Throughout history, the state has typically monopolized the issuance of money. The various royal mints were once the exclusive sources of silver and gold coins, whereas today the national central banks alone are empowered to issue fiat currency. As private banks have developed alternatives to state‐issued money (banknotes, transferrable account balances), the state has typically placed them under considerable restrictions. Many otherwise free‐market economists have taken state control over money and banking for granted or, in some particulars, justified it; to the extent they recommend altering these monopolies, it is merely to limit their abuses. Those who have rejected “state tampering with money and banks,” as Herbert Spencer titled his essay, have been far from unanimous about what a libertarian monetary and banking system would look like.
Classical economists like Adam Smith understood that money was originally not a creature of the state, but was rather a spontaneous institution that had emerged without explicit design. As Carl Menger concluded, “Money was not created by law; in its origin it is not a governmental but a social phenomenon.” Markets in the ancient world converged on silver coins as the most commonly accepted medium of exchange. This silver coin standard prevailed across national borders without any global government. Why then did ancient and medieval monarchs insist on exclusive control over the business of producing coins? If their concern was to improve the quality of coins, they failed miserably: Royal mints were notorious for repeatedly debasing the coinage by reducing their silver content with a mix of copper and other base metals. If, however, their real concern was to raise state revenue, they succeeded. The difference between the low price paid for raw silver—for which the official mint was typically the only legal buyer—and the higher price imposed on coined silver made the mint a major source of income for the monarchy. The technical term for this profit is seigniorage inasmuch as it was considered the prerogative of the feudal lord or seigneur.
Most 19th‐century classical liberals took this state monopoly for granted. Only the most radical of these writers—Thomas Hodgskin, William Leggett, Herbert Spencer, and William Brough—argued for the privatization of coinage. In the 20th century, F. A. Hayek reintroduced the idea of the “denationalization of money” in the context of fiat (unbacked) monetary standards. Hayek argued that competition among private producers of fiat money would keep its purchasing power more stable. Other libertarian monetary economists endorse Hayek’s call for an end to legal restrictions against private money, but they question his predictions that dozens of distinct monetary units would circulate in parallel in the same economy or that the public would prefer unbacked private money to the more traditional sort of commodity‐backed private money. A long line of free‐market economists has endorsed silver or gold as a market‐chosen monetary standard that makes a laissez‐faire monetary system feasible.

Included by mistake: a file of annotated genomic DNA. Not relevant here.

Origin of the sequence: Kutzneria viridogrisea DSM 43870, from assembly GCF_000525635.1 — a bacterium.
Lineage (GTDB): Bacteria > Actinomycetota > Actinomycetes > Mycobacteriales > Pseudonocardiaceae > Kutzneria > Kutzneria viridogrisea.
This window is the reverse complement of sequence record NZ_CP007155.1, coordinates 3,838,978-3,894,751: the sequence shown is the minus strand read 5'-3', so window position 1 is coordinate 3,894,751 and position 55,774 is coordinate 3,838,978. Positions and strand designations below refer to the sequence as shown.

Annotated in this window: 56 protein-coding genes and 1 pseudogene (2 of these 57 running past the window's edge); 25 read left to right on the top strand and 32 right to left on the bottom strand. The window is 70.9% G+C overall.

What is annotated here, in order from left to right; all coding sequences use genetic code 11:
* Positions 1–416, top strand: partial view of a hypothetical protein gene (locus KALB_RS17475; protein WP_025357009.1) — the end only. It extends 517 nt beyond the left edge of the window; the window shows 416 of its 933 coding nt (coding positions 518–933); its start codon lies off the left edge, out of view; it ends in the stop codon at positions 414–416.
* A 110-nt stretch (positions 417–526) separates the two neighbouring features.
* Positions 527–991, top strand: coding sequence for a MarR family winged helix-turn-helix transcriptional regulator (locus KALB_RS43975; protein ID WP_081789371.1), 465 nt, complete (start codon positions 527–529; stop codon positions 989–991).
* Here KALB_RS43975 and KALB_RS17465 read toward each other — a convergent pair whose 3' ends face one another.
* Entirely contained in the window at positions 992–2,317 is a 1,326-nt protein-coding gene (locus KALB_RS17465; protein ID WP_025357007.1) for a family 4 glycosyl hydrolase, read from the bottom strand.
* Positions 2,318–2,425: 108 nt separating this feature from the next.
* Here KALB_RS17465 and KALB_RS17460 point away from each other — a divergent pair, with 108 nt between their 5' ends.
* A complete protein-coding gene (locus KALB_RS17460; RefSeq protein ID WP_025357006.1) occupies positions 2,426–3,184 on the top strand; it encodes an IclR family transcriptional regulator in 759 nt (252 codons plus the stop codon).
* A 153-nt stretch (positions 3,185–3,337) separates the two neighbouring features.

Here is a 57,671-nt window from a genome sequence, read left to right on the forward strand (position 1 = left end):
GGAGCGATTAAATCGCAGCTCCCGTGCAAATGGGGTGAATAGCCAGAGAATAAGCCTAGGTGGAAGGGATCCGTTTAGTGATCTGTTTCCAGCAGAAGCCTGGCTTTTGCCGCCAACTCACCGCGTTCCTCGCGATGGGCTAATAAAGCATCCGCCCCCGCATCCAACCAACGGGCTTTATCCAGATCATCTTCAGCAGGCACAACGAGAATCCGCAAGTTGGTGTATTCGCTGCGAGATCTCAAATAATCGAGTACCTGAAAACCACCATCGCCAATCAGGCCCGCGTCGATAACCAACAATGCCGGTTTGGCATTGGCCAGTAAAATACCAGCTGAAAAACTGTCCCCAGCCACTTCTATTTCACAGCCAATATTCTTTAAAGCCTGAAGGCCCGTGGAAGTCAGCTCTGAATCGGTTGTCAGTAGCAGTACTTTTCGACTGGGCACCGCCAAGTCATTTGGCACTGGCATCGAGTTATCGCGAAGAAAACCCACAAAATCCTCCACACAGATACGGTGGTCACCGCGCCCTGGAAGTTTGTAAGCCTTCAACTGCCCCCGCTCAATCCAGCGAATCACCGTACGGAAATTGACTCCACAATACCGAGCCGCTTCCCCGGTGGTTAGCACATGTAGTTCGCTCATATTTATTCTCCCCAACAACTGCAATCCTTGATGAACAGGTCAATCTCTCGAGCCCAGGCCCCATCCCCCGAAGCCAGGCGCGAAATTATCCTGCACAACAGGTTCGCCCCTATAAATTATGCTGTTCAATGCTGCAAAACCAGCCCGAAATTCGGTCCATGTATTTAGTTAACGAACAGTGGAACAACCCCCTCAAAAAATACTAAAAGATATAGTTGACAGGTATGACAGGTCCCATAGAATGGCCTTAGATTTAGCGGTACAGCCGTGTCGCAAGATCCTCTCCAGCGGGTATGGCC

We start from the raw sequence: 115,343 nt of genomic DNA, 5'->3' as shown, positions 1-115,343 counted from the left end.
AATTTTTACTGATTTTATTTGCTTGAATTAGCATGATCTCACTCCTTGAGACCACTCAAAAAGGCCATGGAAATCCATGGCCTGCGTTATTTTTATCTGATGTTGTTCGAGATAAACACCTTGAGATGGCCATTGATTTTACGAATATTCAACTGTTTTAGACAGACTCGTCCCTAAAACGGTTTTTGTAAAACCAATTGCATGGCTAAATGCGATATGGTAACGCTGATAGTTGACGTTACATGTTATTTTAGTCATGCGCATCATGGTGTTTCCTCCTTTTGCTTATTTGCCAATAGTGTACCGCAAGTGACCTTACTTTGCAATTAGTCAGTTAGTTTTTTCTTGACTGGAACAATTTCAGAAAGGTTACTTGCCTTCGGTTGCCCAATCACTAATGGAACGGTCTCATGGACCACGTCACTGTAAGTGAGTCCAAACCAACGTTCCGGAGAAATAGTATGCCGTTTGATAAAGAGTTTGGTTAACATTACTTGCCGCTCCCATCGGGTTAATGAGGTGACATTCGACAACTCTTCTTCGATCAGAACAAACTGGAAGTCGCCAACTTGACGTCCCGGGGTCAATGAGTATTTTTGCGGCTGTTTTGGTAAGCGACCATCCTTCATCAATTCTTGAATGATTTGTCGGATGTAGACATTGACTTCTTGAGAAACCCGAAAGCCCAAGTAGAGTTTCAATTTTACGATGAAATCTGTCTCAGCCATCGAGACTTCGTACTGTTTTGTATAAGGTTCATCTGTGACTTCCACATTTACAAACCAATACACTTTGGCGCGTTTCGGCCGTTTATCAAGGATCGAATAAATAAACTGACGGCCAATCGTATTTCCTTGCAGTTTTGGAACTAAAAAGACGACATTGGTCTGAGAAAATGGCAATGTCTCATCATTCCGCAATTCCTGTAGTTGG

The issuance of money by banks, even were these notes secured by some metallic backing, is yet more controversial among libertarian monetary theorists. Perhaps because early banks often operated under exclusive state charters, some classical liberal thinkers, such as Thomas Jefferson and William Gouge, condemned bank‐issued money that rested on fractional reserves as per se illegitimate. They called for a return to “hard money,” a system that relied only on coins made of precious metals or on certificates fully backed by precious metals. Others such as Leggett, Spencer, and Ludwig von Mises called for free banking, or the complete separation of banking and the state. In their view, governments should neither shelter banks from market competition nor restrict the sorts of contractual arrangements, including fractional reserves that banks may make with their customers. Central banking is prone to causing either an oversupply or under‐supply of money, the effects of which are business cycles. Competition would better regulate the supply of money. British “Free Banking School” economists in the 19th century sharply criticized Parliament for protecting the Bank of England against failure and for giving it a monopoly of banknote issue, privileges that turned it from a commercial bank into a central bank. In the United States, Jeffersonian and Jacksonian classical liberals opposed the special privileges of the first and second Banks of the United States.
The well‐known monetary historian and free‐market economist Milton Friedman had argued early in his career that negative external effects associated with free banking justified a state monopoly of coin and paper currency. Under free entry, he maintained, sharp operators would find it too easy to get their notes into circulation and then abscond before they could be called on to redeem these notes. Later in his career, Friedman reconsidered and endorsed competitive note issue in light of new findings by Hugh Rockoff and others that bad results under so‐called free banking in the United States were due to poorly conceived regulations, whereas a relatively free market in other countries showed good results.